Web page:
Sunday, 17.11.2024
5.00 pm

Divine Swiss Classics


Teo Gheorghiu, piano
Swiss Orchestra
Lena-Lisa Wüstendörfer, conductor

The Swiss composer Helena Winkelman and her compatriot Friedrich Theodor Fröhlich come together with two composers of the Viennese Classical era: Wolfgang Amadeus Mozart and Ludwig van Beethoven. The pianist Teo Gheorghiu is accompanied by the Swiss Orchestra.

Prices: CHF 135 / 105 / 85 / 60 / 45


Friedrich Theodor Fröhlich:
Overture to Dyhrn’s Konradin

Ludwig van Beethoven:
Concerto for piano No. 3 in c minor, op. 37

Helena Winkelman:
Tree Talk for 2 cellos and string orchestra

Wolfgang Amadeus Mozart:
Jupiter Symphony No. 41 in C major, K. 551

About the programme

There’s no doubt about it: music is made up of notes. And the most common of all notes, arguably the most banal, is at the heart of this concert programme: C, the central key on every keyboard and the natural limit of our tonal scale (C2–c5). C major is often perceived as being the key of serenity, clarity, lightness and universality, and we associate it with joy, happiness and optimism. It’s hardly surprising that Mozart’s most popular, best-known symphony in C major was subsequently nicknamed the “Jupiter” on account of its majestic aura and the splendour of its music, but also because this symphony was his ultimate work in the genre. Music historians have long declared it to be the crowning finale of Mozart’s series of symphonies, and attribute it with divine perfection. And this work is truly radiant and flooded with light.

Beethoven’s Piano Concerto No. 3 also ends in a serene C major, though the predominant key of this work is actually c minor, which we often associate with serious, sombre moods. This lends the music an atmosphere of grief, pensiveness and dramatic intensity that nevertheless radiates power and strength. Beethoven’s choice of this key – which stands in such obvious contrast to the radiance of C major – might well have been influenced by Mozart, whose Piano Concerto K. 491, which Beethoven greatly admired, is also in c minor.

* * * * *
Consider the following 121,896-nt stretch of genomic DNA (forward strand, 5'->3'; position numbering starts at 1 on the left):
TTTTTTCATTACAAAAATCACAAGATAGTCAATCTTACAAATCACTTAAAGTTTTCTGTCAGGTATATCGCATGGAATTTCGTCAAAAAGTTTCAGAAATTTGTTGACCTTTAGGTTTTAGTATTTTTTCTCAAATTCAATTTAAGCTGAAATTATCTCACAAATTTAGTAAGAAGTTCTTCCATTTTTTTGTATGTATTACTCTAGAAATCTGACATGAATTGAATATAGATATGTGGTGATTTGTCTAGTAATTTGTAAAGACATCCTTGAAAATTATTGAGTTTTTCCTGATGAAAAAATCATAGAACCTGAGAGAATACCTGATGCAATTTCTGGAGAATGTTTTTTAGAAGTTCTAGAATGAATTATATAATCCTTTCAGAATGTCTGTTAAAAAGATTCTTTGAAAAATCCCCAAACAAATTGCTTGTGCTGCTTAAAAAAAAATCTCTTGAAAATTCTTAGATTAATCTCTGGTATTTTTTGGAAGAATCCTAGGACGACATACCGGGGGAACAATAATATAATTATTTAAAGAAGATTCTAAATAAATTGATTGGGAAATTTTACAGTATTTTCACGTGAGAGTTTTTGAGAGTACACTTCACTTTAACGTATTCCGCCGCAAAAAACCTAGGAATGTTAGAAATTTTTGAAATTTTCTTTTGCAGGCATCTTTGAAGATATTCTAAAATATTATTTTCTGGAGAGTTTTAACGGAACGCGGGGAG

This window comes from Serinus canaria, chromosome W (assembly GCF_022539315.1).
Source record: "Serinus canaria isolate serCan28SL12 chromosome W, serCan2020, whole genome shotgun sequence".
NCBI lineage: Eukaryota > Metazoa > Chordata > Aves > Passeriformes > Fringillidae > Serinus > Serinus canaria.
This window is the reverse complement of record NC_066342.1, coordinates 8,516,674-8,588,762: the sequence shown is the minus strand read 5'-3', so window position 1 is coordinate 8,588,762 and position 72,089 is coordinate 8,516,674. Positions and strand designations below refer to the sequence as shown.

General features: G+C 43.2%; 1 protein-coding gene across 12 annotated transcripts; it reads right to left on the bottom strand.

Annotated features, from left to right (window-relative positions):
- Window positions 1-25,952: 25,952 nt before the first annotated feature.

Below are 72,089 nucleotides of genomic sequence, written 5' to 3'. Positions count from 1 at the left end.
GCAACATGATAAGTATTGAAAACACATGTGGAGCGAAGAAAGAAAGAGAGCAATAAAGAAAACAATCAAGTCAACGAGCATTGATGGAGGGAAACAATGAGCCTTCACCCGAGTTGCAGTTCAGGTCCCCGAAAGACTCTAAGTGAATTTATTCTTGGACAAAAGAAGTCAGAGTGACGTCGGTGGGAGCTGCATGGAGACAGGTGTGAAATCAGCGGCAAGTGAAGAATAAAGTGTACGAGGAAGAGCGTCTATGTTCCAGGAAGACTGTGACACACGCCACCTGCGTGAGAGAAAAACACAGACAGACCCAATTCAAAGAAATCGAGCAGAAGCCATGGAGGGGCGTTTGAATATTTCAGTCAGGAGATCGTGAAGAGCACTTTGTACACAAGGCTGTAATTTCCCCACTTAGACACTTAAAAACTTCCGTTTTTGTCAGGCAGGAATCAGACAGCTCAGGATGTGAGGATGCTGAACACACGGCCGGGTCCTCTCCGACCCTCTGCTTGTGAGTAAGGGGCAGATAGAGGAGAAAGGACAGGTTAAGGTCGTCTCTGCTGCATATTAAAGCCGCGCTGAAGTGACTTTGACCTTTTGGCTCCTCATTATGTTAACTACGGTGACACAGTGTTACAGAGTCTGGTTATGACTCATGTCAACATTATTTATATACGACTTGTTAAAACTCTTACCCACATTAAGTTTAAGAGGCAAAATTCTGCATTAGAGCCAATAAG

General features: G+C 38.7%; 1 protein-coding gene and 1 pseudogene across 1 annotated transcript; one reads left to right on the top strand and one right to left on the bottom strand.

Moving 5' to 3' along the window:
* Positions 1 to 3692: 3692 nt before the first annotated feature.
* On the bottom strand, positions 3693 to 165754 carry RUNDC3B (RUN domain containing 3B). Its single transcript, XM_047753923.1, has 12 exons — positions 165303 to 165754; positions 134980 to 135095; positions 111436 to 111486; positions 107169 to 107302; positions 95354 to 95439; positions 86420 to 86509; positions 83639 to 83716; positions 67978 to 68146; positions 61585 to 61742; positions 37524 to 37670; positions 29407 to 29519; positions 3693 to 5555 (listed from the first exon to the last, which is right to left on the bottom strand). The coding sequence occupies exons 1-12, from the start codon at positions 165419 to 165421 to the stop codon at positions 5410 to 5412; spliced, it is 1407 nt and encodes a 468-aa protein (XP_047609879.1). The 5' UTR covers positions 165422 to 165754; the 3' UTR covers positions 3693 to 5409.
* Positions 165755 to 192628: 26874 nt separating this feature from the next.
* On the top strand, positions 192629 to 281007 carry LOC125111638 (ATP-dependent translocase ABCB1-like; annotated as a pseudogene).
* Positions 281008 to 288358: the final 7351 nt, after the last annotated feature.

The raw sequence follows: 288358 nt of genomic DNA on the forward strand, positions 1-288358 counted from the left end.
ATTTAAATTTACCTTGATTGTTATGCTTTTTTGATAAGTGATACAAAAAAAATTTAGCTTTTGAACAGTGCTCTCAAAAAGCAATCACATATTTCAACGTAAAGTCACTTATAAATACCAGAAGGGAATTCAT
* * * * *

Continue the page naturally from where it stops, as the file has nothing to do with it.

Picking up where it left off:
Helena Winkelman feels inspired by the idea that trees can communicate with each other. So in Tree Talk, she has created a work that endeavours to capture in music the relationship between trees and the Nature that surrounds them. Just as a tree is exposed to the passing of the seasons, Winkelman’s piece plays with overtones to demonstrate shifts in tone colours and movement. The solo cellos play their open strings and fan out into their harmonic space, as it were: We cannot determine any basic key, just the constant shifting of the sound. In contrast, the Overture to Konrad Adolf Dyhrn’s tragedy Konradin by the composer Friedrich Theodor Fröhlich once more focuses on c minor. When heard in combination with the other works on the programme here, the diversity and expressiveness of this music become all the clearer. Starting off with the basic note of C, musical spaces unfold that are able to trigger all manner of emotions, from melancholy sadness to radiant happiness.


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